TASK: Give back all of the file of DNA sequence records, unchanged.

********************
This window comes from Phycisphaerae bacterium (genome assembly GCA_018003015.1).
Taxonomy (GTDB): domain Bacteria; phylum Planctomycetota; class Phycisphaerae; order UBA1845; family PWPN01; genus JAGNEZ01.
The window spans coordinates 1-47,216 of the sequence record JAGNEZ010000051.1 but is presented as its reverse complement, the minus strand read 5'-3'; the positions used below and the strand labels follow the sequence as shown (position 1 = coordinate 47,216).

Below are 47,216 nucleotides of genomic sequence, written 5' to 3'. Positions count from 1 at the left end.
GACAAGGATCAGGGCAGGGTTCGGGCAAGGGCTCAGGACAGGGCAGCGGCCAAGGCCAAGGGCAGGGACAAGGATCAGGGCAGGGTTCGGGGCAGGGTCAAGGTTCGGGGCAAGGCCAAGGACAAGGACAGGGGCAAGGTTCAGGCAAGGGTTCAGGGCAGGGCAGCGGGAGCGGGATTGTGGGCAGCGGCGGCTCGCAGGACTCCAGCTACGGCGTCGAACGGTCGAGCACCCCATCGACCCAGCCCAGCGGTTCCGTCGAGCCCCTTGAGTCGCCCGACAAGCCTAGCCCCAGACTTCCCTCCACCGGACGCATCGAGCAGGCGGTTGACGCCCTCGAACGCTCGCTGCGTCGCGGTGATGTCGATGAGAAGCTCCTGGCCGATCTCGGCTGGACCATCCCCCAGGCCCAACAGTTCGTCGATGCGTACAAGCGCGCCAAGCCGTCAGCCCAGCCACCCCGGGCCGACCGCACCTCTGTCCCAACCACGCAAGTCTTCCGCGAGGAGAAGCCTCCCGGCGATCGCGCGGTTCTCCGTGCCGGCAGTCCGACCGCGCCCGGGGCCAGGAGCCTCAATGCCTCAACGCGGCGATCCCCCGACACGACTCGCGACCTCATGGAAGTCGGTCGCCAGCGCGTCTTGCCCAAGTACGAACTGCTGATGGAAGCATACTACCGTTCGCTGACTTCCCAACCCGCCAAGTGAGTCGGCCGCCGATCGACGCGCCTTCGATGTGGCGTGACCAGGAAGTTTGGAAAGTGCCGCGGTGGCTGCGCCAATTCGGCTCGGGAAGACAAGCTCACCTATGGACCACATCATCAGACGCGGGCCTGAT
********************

This window comes from Phycisphaerae bacterium (genome assembly GCA_018003015.1).
Taxonomy (GTDB): domain Bacteria; phylum Planctomycetota; class Phycisphaerae; order UBA1845; family PWPN01; genus JAGNEZ01.
The window spans coordinates 1-47,216 of the sequence record JAGNEZ010000051.1 but is presented as its reverse complement, the minus strand read 5'-3'; the positions used below and the strand labels follow the sequence as shown (position 1 = coordinate 47,216).

Below are 47,216 nucleotides of genomic sequence, written 5' to 3'. Positions count from 1 at the left end.
GACAAGGATCAGGGCAGGGTTCGGGCAAGGGCTCAGGACAGGGCAGCGGCCAAGGCCAAGGGCAGGGACAAGGATCAGGGCAGGGTTCGGGGCAGGGTCAAGGTTCGGGGCAAGGCCAAGGACAAGGACAGGGGCAAGGTTCAGGCAAGGGTTCAGGGCAGGGCAGCGGGAGCGGGATTGTGGGCAGCGGCGGCTCGCAGGACTCCAGCTACGGCGTCGAACGGTCGAGCACCCCATCGACCCAGCCCAGCGGTTCCGTCGAGCCCCTTGAGTCGCCCGACAAGCCTAGCCCCAGACTTCCCTCCACCGGACGCATCGAGCAGGCGGTTGACGCCCTCGAACGCTCGCTGCGTCGCGGTGATGTCGATGAGAAGCTCCTGGCCGATCTCGGCTGGACCATCCCCCAGGCCCAACAGTTCGTCGATGCGTACAAGCGCGCCAAGCCGTCAGCCCAGCCACCCCGGGCCGACCGCACCTCTGTCCCAACCACGCAAGTCTTCCGCGAGGAGAAGCCTCCCGGCGATCGCGCGGTTCTCCGTGCCGGCAGTCCGACCGCGCCCGGGGCCAGGAGCCTCAATGCCTCAACGCGGCGATCCCCCGACACGACTCGCGACCTCATGGAAGTCGGTCGCCAGCGCGTCTTGCCCAAGTACGAACTGCTGATGGAAGCATACTACCGTTCGCTGACTTCCCAACCCGCCAAGTGAGTCGGCCGCCGATCGACGCGCCTTCGATGTGGCGTGACCAGGAAGTTTGGAAAGTGCCGCGGTGGCTGCGCCAATTCGGCTCGGGAAGACAAGCTCACCTATGGACCACATCATCAGACGCGGGCCTGAT